United States of America, Plaintiff-appellee, v. Marion Eugene Mcclure, Defendant-appellant, 356 F.2d 939 (6th Cir. 1966)Annotate this Case
Harry McIlwain, Cincinnati, Ohio, for appellant.
G. Wilson Horde, Asst. U. S. Atty., Knoxville, Tenn., for appellee.
J. H. Reddy, U. S. Atty., Knoxville, Tenn., on brief.
Before PHILLIPS and CELEBREZZE, Circuit Judges and CECIL, Senior Circuit Judge.
An indictment charging the Defendant-Appellant with violations of 18 U.S. C., § 472 was returned September 12, 1962, by the grand jury for the Eastern District of Tennessee, Northeastern Division, at Greeneville, Tennessee. On September 18, 1962, under U. S. District Court Docket No. 6620, a plea of not guilty was made to this indictment by the Defendant-Appellant and the matter was continued until the next term of court. On April 3, 1963, a plea of guilty was entered by the Defendant-Appellant. On October 31, 1963, upon oral motion of the United States Attorney, the indictment was dismissed. The indictment was dismissed as it did not allege an offense against the United States. A second indictment was returned on March 26, 1964, United States District Court Docket No. 6769. The Defendant-Appellant entered a plea of guilty on April 14, 1964, at which time there was a stipulation by both counsel for the United States and the Defendant-Appellant that none of his rights of appeal would be waived, it being the position that the Defendant-Appellant was being placed in double jeopardy. The Court overruled the Defendant-Appellant's motion to dismiss the indictment and sentenced the Defendant-Appellant on May 14, 1964. Appeal is taken to this Court.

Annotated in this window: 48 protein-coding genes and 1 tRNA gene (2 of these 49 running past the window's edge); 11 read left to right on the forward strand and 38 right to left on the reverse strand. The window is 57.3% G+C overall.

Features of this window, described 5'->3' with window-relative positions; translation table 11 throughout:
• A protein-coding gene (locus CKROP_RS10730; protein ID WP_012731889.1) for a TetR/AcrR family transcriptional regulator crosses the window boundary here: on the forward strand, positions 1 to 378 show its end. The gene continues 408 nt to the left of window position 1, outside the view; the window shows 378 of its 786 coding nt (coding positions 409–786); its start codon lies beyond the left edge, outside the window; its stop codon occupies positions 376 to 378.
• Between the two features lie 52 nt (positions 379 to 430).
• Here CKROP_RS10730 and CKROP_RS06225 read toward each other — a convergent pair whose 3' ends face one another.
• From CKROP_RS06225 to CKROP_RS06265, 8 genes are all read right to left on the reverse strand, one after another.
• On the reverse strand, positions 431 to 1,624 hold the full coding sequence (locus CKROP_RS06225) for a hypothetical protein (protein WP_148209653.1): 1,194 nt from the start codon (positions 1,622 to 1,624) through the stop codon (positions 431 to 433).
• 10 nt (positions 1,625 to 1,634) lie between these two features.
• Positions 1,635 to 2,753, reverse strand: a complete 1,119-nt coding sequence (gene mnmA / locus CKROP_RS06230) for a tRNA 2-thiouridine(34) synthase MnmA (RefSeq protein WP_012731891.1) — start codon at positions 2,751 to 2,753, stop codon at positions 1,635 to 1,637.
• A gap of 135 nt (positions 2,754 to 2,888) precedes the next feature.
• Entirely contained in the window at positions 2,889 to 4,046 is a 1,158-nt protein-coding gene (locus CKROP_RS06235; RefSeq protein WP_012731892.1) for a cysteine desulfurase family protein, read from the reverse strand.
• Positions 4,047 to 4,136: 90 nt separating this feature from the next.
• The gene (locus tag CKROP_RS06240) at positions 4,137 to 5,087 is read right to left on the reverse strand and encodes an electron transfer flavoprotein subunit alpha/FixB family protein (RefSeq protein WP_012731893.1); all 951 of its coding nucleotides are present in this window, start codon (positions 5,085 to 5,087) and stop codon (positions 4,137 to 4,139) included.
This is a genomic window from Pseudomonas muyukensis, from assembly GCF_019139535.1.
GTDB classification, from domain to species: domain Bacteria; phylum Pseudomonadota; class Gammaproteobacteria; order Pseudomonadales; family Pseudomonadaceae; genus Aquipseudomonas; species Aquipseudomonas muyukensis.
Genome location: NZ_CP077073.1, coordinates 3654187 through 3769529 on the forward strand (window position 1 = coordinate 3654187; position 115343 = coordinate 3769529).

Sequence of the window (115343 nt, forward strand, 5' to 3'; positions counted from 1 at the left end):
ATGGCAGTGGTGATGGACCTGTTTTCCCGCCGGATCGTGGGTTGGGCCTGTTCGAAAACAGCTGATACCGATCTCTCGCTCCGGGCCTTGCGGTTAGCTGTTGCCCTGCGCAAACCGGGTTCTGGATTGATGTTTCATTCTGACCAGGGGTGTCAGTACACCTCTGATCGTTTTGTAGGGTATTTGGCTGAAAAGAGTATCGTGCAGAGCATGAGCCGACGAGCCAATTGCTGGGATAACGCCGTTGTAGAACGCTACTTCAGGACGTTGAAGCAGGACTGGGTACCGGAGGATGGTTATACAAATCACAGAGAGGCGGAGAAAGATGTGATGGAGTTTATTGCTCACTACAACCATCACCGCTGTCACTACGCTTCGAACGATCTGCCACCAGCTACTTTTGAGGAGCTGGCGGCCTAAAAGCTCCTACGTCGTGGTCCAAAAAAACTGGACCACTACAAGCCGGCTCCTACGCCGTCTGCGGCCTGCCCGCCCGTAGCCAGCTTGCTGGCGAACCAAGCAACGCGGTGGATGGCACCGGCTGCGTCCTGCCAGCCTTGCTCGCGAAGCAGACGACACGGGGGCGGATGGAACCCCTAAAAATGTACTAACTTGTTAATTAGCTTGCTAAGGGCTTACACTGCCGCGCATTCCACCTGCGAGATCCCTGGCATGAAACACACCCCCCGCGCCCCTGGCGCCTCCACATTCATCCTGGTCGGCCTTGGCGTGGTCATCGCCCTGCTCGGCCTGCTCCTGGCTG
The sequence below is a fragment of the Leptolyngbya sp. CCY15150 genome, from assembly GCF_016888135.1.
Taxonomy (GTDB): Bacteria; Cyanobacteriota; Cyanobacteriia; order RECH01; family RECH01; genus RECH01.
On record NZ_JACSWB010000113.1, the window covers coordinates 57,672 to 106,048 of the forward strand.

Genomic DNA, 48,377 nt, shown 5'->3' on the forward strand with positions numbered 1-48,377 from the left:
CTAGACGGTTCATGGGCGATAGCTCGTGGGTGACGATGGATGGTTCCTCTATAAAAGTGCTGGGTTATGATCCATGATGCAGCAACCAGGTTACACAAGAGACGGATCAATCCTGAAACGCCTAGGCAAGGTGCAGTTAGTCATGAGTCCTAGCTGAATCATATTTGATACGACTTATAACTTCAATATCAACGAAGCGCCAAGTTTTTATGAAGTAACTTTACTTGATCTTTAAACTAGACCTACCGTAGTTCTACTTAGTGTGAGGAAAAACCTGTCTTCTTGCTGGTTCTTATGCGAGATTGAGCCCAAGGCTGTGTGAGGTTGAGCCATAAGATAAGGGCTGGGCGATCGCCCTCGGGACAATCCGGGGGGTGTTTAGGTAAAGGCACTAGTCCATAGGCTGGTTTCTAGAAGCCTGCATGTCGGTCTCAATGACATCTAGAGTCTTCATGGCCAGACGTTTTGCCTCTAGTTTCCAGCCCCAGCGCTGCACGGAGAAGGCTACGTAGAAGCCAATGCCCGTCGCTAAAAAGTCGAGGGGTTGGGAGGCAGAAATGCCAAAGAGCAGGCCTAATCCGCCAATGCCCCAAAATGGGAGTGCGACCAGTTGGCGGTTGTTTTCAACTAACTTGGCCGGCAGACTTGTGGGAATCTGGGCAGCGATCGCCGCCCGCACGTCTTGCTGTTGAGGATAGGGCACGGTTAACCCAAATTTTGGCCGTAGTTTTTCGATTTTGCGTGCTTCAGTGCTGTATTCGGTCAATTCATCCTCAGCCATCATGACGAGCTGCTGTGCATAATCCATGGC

The question before the Court is, did the trial Court err in overruling Defendant-Appellant's motion to dismiss the indictment on the grounds that the Defendant-Appellant was placed in double jeopardy under the Fifth Amendment of the United States Constitution?
In Shoener v. Commonwealth of Pennsylvania, 207 U.S. 188, 28 S. Ct. 110, 52 L. Ed. 163 (1907), the Court held: "one is not put in jeopardy if the indictment under which he is tried is so radically defective that it would not support a judgment of conviction, and that a judgment thereon would be arrested on motion".
Here, the defendant pleaded guilty to a defective indictment. Instead of proceeding on this indictment, and waiting for the accused to raise the issue of the defective indictment, the United States voluntarily dismissed the indictment.
We find that the second indictment did not place the Defendant-Appellant in double jeopardy. There was no error in the District Court's order dismissing the Defendant-Appellant's motion to dismiss the indictment.
The judgment of the District Court is affirmed.